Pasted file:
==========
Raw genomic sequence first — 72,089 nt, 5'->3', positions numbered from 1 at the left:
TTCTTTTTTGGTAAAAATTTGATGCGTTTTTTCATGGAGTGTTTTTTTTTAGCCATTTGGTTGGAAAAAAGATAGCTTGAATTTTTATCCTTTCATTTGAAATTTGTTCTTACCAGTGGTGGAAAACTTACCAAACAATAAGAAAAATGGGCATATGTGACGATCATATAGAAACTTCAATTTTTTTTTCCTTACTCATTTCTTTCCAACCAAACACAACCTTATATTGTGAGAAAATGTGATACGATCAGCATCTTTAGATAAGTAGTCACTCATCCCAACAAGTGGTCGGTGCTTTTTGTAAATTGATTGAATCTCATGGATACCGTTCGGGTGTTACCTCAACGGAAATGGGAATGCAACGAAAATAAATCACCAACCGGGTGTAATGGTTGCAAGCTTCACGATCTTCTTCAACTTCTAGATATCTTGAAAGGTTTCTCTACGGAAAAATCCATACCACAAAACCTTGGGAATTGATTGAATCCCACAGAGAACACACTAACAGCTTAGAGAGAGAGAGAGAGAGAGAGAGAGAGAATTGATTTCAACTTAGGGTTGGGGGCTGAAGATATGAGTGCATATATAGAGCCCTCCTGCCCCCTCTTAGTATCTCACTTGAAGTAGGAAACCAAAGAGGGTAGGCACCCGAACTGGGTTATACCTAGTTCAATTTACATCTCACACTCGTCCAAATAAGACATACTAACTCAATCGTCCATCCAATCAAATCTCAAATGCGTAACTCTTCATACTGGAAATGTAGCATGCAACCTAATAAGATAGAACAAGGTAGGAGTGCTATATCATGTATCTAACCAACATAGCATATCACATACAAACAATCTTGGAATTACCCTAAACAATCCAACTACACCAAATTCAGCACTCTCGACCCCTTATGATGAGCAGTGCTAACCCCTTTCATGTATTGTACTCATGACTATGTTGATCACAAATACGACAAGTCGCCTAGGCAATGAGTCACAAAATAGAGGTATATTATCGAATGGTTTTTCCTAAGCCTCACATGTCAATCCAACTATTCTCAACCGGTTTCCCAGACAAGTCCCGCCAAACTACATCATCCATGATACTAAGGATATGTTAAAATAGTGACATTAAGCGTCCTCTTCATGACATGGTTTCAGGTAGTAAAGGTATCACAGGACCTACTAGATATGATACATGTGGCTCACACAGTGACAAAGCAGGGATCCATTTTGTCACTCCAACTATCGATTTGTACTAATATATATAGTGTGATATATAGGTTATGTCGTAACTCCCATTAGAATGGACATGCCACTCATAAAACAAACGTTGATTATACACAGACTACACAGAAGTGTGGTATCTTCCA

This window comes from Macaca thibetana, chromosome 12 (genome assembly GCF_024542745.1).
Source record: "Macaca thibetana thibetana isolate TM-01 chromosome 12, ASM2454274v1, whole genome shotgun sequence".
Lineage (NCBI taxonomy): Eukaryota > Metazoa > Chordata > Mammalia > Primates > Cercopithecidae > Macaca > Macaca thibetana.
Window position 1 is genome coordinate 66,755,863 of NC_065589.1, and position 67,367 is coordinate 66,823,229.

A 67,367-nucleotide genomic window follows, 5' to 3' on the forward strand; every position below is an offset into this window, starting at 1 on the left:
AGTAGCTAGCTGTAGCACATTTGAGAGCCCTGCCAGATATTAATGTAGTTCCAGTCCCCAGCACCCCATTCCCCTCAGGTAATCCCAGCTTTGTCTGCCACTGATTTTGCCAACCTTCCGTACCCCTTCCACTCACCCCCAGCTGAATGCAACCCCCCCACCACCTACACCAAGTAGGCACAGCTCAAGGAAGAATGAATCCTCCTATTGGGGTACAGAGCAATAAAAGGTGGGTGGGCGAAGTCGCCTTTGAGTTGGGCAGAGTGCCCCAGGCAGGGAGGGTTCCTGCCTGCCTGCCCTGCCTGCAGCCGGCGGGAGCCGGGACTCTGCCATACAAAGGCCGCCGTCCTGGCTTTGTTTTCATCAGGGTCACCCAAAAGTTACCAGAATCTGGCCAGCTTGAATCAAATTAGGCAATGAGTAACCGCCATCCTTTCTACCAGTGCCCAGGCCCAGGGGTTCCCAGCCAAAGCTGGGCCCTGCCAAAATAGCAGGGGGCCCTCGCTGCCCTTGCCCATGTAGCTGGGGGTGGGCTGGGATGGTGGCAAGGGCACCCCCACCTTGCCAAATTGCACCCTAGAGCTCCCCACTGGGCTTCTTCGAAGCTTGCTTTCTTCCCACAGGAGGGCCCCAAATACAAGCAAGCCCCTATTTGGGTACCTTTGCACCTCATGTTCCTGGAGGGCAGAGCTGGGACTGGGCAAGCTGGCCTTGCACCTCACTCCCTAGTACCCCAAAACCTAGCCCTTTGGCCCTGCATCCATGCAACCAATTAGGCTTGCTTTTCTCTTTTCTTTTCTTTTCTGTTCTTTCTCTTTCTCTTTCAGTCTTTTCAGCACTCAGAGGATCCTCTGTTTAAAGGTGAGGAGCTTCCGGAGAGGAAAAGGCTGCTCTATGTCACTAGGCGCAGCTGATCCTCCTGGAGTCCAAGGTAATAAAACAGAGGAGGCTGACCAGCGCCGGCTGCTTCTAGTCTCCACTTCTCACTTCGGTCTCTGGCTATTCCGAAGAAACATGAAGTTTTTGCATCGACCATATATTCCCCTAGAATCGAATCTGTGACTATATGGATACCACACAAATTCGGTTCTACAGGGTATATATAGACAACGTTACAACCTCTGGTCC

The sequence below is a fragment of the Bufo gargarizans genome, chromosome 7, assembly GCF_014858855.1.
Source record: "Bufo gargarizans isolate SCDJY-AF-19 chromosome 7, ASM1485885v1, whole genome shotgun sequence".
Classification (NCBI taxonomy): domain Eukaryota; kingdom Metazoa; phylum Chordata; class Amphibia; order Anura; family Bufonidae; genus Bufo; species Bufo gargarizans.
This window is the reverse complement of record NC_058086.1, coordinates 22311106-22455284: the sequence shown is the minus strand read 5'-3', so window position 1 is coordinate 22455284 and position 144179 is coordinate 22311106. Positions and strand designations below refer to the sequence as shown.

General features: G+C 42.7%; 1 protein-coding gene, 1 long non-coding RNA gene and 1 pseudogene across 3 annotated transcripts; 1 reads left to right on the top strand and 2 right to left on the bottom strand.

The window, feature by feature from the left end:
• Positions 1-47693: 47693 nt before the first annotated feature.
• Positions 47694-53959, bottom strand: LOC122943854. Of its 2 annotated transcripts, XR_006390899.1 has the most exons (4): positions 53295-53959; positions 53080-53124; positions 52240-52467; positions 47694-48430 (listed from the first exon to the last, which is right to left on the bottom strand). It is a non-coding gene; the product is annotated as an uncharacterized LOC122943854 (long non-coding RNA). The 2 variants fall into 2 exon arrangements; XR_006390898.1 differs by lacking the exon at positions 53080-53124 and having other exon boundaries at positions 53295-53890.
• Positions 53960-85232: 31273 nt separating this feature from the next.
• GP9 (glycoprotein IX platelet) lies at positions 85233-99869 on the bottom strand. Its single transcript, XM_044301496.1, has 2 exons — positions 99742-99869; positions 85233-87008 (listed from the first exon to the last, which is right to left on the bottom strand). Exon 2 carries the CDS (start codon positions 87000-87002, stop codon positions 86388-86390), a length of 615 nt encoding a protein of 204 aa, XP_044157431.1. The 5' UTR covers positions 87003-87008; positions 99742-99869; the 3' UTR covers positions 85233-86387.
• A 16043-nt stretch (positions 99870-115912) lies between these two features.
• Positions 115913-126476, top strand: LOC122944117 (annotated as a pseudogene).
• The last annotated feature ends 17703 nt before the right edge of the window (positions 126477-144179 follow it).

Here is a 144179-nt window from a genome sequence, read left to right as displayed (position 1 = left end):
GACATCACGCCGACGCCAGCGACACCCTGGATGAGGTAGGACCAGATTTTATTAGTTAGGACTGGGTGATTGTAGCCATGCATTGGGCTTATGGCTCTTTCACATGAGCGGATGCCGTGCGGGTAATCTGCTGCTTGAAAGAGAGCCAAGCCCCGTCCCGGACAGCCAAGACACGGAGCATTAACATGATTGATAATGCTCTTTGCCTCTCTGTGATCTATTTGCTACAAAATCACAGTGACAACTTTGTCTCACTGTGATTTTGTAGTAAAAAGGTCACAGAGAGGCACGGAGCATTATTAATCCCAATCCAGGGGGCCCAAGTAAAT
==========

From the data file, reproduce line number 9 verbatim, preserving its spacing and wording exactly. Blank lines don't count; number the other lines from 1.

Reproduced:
The sequence below is a fragment of the Bufo gargarizans genome, chromosome 7, assembly GCF_014858855.1.